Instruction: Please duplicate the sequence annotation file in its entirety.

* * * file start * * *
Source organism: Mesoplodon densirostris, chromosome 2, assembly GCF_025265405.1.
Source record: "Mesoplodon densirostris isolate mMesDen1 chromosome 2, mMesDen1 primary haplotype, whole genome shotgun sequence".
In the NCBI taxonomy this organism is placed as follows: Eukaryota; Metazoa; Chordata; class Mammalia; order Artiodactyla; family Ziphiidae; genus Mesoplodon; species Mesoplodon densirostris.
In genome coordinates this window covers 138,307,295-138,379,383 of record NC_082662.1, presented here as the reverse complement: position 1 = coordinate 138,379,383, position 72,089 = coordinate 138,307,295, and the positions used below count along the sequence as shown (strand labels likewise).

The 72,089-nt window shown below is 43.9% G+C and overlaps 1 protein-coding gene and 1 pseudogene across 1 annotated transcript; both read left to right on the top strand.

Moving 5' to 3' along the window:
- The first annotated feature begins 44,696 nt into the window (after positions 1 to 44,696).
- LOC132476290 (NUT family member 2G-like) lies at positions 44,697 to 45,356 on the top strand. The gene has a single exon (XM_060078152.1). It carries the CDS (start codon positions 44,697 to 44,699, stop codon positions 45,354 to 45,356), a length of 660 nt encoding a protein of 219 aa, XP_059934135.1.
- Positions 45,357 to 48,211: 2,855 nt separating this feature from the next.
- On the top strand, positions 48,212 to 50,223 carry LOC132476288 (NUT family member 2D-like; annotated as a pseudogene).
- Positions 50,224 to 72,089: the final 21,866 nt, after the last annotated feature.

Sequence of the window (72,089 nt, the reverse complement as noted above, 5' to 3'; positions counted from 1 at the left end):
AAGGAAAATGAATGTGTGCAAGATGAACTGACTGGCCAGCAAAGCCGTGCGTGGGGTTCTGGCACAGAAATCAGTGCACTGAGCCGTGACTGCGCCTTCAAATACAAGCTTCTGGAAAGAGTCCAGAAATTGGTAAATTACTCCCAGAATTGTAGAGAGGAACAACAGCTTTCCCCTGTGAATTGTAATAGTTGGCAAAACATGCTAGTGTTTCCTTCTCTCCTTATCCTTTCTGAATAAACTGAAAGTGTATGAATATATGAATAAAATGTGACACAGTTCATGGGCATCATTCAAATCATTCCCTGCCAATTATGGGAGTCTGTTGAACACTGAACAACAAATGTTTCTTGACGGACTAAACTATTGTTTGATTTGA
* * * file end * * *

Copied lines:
Source organism: Mesoplodon densirostris, chromosome 2, assembly GCF_025265405.1.
Source record: "Mesoplodon densirostris isolate mMesDen1 chromosome 2, mMesDen1 primary haplotype, whole genome shotgun sequence".
In the NCBI taxonomy this organism is placed as follows: Eukaryota; Metazoa; Chordata; class Mammalia; order Artiodactyla; family Ziphiidae; genus Mesoplodon; species Mesoplodon densirostris.
In genome coordinates this window covers 138,307,295-138,379,383 of record NC_082662.1, presented here as the reverse complement: position 1 = coordinate 138,379,383, position 72,089 = coordinate 138,307,295, and the positions used below count along the sequence as shown (strand labels likewise).

The 72,089-nt window shown below is 43.9% G+C and overlaps 1 protein-coding gene and 1 pseudogene across 1 annotated transcript; both read left to right on the top strand.

Moving 5' to 3' along the window:
- The first annotated feature begins 44,696 nt into the window (after positions 1 to 44,696).
- LOC132476290 (NUT family member 2G-like) lies at positions 44,697 to 45,356 on the top strand. The gene has a single exon (XM_060078152.1). It carries the CDS (start codon positions 44,697 to 44,699, stop codon positions 45,354 to 45,356), a length of 660 nt encoding a protein of 219 aa, XP_059934135.1.
- Positions 45,357 to 48,211: 2,855 nt separating this feature from the next.
- On the top strand, positions 48,212 to 50,223 carry LOC132476288 (NUT family member 2D-like; annotated as a pseudogene).
- Positions 50,224 to 72,089: the final 21,866 nt, after the last annotated feature.

Sequence of the window (72,089 nt, the reverse complement as noted above, 5' to 3'; positions counted from 1 at the left end):
AAGGAAAATGAATGTGTGCAAGATGAACTGACTGGCCAGCAAAGCCGTGCGTGGGGTTCTGGCACAGAAATCAGTGCACTGAGCCGTGACTGCGCCTTCAAATACAAGCTTCTGGAAAGAGTCCAGAAATTGGTAAATTACTCCCAGAATTGTAGAGAGGAACAACAGCTTTCCCCTGTGAATTGTAATAGTTGGCAAAACATGCTAGTGTTTCCTTCTCTCCTTATCCTTTCTGAATAAACTGAAAGTGTATGAATATATGAATAAAATGTGACACAGTTCATGGGCATCATTCAAATCATTCCCTGCCAATTATGGGAGTCTGTTGAACACTGAACAACAAATGTTTCTTGACGGACTAAACTATTGTTTGATTTGA